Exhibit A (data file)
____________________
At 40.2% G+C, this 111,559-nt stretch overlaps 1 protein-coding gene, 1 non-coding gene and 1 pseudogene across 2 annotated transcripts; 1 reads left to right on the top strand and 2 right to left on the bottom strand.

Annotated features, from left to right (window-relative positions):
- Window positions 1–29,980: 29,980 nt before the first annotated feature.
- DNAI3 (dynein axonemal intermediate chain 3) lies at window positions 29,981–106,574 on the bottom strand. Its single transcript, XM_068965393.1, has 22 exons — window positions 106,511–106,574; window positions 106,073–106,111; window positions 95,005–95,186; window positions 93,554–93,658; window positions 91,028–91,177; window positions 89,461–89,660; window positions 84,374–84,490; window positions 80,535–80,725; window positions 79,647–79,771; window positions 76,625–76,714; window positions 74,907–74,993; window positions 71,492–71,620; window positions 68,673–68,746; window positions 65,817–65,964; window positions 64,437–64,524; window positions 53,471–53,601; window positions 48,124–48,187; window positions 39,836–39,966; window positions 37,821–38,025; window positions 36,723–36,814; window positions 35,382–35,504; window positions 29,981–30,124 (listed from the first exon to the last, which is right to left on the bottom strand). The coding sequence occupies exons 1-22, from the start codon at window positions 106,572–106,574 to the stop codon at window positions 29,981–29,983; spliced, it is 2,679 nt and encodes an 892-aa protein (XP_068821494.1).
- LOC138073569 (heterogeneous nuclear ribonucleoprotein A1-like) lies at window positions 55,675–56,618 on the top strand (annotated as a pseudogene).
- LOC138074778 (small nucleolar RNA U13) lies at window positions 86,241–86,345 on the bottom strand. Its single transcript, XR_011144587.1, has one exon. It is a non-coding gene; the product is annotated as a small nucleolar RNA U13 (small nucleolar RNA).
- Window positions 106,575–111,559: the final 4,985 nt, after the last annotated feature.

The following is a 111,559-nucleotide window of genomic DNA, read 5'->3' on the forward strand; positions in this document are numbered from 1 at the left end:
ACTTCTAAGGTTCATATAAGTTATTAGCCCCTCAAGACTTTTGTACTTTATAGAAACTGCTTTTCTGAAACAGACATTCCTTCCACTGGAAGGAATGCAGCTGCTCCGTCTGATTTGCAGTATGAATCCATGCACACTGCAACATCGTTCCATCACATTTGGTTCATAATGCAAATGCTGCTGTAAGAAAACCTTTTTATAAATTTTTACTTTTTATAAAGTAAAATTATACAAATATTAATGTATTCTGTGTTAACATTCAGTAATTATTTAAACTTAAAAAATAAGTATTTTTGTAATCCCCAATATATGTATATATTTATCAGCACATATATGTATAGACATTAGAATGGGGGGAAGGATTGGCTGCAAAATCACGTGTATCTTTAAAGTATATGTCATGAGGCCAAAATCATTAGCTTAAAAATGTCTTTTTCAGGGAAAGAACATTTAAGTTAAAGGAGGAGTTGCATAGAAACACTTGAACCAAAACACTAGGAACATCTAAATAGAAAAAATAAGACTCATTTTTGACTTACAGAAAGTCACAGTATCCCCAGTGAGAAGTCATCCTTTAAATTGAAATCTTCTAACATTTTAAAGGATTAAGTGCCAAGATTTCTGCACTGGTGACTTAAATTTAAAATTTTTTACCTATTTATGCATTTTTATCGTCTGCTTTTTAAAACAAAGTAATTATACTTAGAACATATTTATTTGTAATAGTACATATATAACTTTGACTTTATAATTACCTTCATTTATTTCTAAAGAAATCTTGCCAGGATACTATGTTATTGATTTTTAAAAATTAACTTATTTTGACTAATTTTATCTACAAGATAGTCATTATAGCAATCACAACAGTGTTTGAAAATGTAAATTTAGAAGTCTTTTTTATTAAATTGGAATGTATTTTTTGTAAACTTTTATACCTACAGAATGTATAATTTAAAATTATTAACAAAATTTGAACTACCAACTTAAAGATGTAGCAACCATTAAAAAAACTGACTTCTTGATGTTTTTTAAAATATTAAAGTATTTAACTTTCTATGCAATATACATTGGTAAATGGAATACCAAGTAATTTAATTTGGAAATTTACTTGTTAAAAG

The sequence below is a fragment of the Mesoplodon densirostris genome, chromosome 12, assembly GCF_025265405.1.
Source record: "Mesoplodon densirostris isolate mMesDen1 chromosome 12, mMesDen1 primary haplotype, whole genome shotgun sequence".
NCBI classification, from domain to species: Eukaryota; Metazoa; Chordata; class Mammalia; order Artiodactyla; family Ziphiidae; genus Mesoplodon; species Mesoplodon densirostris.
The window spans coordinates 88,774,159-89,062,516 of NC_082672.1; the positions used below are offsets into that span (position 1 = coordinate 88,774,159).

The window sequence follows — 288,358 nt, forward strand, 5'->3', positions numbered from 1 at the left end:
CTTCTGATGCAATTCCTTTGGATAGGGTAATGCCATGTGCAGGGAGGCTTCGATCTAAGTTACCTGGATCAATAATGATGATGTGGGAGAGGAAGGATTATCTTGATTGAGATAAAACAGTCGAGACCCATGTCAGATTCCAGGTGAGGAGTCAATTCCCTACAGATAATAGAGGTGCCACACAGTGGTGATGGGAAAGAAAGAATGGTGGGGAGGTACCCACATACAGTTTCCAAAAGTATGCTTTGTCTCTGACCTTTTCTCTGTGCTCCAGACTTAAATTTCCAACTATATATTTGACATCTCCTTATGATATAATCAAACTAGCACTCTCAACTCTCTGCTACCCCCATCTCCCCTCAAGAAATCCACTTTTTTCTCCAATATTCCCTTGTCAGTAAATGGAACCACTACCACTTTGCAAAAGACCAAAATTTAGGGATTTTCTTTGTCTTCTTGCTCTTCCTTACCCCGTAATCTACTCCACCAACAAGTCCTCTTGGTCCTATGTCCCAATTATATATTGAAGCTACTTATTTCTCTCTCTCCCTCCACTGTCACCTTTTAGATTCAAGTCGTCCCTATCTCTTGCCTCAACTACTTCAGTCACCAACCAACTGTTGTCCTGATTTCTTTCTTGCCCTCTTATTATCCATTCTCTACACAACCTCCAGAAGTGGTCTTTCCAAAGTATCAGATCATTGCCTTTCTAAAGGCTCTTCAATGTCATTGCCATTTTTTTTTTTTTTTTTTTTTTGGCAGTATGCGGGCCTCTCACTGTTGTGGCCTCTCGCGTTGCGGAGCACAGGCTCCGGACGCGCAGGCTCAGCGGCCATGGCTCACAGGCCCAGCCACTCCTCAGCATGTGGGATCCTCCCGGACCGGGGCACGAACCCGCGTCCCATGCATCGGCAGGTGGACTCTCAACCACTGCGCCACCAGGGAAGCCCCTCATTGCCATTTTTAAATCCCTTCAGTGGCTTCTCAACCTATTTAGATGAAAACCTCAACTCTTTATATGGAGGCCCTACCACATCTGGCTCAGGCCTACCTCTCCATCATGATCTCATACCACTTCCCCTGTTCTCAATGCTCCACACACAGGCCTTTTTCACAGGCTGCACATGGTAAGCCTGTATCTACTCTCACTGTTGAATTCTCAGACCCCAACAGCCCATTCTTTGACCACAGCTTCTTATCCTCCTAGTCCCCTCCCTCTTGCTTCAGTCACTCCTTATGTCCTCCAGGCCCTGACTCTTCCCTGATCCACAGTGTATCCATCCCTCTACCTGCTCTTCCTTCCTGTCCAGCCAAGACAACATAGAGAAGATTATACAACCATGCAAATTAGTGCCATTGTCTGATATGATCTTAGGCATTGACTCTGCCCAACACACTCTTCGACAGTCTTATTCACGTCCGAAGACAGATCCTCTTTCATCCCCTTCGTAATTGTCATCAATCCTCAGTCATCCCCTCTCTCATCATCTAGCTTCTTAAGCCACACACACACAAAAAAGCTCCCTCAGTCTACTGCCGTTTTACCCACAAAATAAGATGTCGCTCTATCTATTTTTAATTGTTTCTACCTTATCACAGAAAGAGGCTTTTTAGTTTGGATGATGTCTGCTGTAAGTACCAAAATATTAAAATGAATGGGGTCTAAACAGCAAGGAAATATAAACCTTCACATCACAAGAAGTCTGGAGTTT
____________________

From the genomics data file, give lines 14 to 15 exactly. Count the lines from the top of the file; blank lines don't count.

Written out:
The window sequence follows — 288,358 nt, forward strand, 5'->3', positions numbered from 1 at the left end:
CTTCTGATGCAATTCCTTTGGATAGGGTAATGCCATGTGCAGGGAGGCTTCGATCTAAGTTACCTGGATCAATAATGATGATGTGGGAGAGGAAGGATTATCTTGATTGAGATAAAACAGTCGAGACCCATGTCAGATTCCAGGTGAGGAGTCAATTCCCTACAGATAATAGAGGTGCCACACAGTGGTGATGGGAAAGAAAGAATGGTGGGGAGGTACCCACATACAGTTTCCAAAAGTATGCTTTGTCTCTGACCTTTTCTCTGTGCTCCAGACTTAAATTTCCAACTATATATTTGACATCTCCTTATGATATAATCAAACTAGCACTCTCAACTCTCTGCTACCCCCATCTCCCCTCAAGAAATCCACTTTTTTCTCCAATATTCCCTTGTCAGTAAATGGAACCACTACCACTTTGCAAAAGACCAAAATTTAGGGATTTTCTTTGTCTTCTTGCTCTTCCTTACCCCGTAATCTACTCCACCAACAAGTCCTCTTGGTCCTATGTCCCAATTATATATTGAAGCTACTTATTTCTCTCTCTCCCTCCACTGTCACCTTTTAGATTCAAGTCGTCCCTATCTCTTGCCTCAACTACTTCAGTCACCAACCAACTGTTGTCCTGATTTCTTTCTTGCCCTCTTATTATCCATTCTCTACACAACCTCCAGAAGTGGTCTTTCCAAAGTATCAGATCATTGCCTTTCTAAAGGCTCTTCAATGTCATTGCCATTTTTTTTTTTTTTTTTTTTTTGGCAGTATGCGGGCCTCTCACTGTTGTGGCCTCTCGCGTTGCGGAGCACAGGCTCCGGACGCGCAGGCTCAGCGGCCATGGCTCACAGGCCCAGCCACTCCTCAGCATGTGGGATCCTCCCGGACCGGGGCACGAACCCGCGTCCCATGCATCGGCAGGTGGACTCTCAACCACTGCGCCACCAGGGAAGCCCCTCATTGCCATTTTTAAATCCCTTCAGTGGCTTCTCAACCTATTTAGATGAAAACCTCAACTCTTTATATGGAGGCCCTACCACATCTGGCTCAGGCCTACCTCTCCATCATGATCTCATACCACTTCCCCTGTTCTCAATGCTCCACACACAGGCCTTTTTCACAGGCTGCACATGGTAAGCCTGTATCTACTCTCACTGTTGAATTCTCAGACCCCAACAGCCCATTCTTTGACCACAGCTTCTTATCCTCCTAGTCCCCTCCCTCTTGCTTCAGTCACTCCTTATGTCCTCCAGGCCCTGACTCTTCCCTGATCCACAGTGTATCCATCCCTCTACCTGCTCTTCCTTCCTGTCCAGCCAAGACAACATAGAGAAGATTATACAACCATGCAAATTAGTGCCATTGTCTGATATGATCTTAGGCATTGACTCTGCCCAACACACTCTTCGACAGTCTTATTCACGTCCGAAGACAGATCCTCTTTCATCCCCTTCGTAATTGTCATCAATCCTCAGTCATCCCCTCTCTCATCATCTAGCTTCTTAAGCCACACACACACAAAAAAGCTCCCTCAGTCTACTGCCGTTTTACCCACAAAATAAGATGTCGCTCTATCTATTTTTAATTGTTTCTACCTTATCACAGAAAGAGGCTTTTTAGTTTGGATGATGTCTGCTGTAAGTACCAAAATATTAAAATGAATGGGGTCTAAACAGCAAGGAAATATAAACCTTCACATCACAAGAAGTCTGGAGTTT